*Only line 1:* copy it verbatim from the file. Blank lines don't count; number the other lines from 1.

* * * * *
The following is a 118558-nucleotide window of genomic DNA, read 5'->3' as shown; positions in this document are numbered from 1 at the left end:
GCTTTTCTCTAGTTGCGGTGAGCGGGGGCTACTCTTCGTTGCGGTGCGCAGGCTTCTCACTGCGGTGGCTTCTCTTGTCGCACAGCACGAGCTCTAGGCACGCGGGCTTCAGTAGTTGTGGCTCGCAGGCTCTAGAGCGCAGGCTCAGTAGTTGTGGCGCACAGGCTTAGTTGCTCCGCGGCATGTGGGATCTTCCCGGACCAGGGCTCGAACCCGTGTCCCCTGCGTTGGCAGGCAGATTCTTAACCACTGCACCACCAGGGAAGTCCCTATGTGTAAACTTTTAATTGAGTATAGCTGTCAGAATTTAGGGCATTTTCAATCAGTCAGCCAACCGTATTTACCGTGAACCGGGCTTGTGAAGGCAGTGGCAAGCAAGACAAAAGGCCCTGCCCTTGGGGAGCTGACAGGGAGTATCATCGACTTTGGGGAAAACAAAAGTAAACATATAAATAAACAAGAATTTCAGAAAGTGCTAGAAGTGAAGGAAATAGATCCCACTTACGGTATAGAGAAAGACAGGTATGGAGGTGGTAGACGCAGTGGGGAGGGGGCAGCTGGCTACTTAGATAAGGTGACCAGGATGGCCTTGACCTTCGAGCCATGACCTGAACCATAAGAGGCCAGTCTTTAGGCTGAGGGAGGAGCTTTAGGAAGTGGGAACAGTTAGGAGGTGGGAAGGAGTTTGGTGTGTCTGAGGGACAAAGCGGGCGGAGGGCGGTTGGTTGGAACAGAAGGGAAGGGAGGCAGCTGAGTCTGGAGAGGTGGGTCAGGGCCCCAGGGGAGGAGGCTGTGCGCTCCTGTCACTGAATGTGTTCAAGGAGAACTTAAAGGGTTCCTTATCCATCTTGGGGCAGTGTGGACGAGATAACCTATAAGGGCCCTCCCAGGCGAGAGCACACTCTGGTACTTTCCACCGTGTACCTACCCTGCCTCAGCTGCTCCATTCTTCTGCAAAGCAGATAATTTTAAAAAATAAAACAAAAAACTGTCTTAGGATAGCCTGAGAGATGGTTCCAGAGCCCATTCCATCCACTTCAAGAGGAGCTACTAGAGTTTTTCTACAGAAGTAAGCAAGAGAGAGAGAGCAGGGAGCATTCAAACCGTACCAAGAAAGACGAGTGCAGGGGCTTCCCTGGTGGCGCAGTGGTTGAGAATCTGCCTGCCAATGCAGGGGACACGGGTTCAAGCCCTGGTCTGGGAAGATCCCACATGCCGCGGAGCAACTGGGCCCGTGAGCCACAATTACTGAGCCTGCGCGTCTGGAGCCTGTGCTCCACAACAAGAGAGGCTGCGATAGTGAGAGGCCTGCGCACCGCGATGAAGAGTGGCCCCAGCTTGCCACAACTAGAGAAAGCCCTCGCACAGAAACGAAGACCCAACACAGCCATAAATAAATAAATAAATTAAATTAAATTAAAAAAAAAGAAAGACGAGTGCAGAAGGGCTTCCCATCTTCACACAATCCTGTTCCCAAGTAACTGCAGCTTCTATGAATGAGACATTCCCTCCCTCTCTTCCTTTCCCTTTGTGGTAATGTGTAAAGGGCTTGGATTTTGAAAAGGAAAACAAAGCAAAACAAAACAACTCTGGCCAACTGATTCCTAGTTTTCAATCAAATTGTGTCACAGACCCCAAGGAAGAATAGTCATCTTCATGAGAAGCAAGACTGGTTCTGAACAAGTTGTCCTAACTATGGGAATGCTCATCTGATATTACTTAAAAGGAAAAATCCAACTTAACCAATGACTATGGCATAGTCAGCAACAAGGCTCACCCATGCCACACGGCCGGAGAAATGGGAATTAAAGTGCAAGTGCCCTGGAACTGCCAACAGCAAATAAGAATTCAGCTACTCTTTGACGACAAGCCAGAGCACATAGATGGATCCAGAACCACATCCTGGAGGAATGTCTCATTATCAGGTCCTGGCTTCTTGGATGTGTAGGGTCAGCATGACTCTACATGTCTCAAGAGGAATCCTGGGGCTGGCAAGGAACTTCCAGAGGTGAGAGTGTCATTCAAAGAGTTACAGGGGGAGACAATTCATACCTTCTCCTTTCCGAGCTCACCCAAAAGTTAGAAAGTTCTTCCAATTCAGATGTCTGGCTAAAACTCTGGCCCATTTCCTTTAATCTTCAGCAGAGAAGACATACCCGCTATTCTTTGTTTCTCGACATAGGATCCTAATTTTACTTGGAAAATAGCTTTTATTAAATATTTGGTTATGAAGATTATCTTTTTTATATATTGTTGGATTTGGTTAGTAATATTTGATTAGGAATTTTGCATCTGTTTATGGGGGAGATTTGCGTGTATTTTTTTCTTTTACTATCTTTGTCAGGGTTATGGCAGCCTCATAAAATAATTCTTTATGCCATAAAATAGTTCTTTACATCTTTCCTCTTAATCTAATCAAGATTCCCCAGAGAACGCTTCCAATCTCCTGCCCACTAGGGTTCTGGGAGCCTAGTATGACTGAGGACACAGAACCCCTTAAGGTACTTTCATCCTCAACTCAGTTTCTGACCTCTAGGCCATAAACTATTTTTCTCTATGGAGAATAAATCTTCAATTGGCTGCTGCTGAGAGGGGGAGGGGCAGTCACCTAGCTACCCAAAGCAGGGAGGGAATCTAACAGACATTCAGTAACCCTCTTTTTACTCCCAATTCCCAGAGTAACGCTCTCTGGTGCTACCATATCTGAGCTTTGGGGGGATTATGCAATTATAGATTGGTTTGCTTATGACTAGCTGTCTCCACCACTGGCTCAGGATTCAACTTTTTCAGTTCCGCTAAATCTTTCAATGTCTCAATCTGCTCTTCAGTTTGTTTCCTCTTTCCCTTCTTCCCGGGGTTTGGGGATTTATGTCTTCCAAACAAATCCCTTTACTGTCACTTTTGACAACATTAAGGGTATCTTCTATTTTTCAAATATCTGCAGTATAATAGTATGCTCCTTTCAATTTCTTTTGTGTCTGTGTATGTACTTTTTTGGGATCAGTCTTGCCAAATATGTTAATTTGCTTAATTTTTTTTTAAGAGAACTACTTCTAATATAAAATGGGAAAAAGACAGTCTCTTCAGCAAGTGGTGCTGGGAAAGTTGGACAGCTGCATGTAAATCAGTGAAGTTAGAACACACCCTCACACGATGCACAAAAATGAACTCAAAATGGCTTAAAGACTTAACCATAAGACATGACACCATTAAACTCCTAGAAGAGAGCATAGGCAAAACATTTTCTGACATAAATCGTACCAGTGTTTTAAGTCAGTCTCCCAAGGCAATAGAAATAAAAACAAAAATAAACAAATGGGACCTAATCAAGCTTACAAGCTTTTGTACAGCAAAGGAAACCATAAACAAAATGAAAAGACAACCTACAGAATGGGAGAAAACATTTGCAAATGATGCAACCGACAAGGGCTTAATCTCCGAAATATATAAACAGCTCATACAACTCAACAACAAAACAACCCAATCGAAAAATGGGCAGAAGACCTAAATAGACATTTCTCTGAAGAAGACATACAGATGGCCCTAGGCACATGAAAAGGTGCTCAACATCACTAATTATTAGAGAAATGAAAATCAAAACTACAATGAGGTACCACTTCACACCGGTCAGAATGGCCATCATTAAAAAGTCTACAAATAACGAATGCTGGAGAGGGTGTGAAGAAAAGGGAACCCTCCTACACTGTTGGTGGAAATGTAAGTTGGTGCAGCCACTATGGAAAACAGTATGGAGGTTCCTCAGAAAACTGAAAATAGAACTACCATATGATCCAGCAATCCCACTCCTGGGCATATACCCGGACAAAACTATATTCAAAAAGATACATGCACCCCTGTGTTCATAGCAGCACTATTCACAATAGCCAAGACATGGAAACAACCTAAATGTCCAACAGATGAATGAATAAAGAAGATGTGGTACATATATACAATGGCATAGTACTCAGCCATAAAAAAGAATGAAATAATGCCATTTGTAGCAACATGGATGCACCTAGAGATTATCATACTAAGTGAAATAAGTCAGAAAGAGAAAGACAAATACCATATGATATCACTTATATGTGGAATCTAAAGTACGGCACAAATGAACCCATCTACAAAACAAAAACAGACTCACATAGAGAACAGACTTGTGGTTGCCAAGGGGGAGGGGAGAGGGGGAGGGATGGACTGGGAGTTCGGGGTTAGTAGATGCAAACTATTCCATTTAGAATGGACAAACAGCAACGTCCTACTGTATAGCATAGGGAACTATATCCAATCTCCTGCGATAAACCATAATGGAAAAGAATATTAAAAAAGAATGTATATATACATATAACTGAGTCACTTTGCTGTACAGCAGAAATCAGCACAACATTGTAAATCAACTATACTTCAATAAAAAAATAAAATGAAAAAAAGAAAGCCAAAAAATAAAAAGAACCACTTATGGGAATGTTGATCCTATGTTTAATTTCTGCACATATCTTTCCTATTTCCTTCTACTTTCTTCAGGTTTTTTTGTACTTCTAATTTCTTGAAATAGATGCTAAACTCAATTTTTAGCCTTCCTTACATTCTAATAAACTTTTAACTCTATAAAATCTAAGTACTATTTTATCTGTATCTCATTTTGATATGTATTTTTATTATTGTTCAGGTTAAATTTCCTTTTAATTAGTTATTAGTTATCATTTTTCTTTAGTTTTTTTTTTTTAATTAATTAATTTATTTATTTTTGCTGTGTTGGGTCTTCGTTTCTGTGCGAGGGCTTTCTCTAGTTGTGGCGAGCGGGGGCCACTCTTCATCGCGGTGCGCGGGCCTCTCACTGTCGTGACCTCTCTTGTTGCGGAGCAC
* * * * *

The following is a 118558-nucleotide window of genomic DNA, read 5'->3' as shown; positions in this document are numbered from 1 at the left end: